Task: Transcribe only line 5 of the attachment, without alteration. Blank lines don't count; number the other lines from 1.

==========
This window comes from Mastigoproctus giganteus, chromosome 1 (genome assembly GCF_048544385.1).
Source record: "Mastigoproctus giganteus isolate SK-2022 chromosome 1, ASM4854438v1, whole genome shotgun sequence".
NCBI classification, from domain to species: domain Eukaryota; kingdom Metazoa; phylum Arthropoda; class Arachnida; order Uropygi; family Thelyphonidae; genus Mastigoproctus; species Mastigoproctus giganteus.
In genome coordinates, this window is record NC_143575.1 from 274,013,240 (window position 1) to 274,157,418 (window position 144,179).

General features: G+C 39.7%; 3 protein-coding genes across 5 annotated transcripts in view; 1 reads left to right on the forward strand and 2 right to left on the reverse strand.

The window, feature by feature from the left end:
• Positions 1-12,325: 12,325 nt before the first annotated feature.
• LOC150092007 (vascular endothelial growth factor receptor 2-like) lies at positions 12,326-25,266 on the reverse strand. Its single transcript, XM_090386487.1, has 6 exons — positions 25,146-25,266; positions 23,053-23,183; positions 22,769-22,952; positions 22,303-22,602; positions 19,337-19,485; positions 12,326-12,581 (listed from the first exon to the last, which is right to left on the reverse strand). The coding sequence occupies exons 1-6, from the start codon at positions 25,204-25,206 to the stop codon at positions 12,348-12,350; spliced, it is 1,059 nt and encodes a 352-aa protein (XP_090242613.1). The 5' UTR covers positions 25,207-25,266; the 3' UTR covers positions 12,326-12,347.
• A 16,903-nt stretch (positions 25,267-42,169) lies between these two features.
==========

General features: G+C 39.7%; 3 protein-coding genes across 5 annotated transcripts in view; 1 reads left to right on the forward strand and 2 right to left on the reverse strand.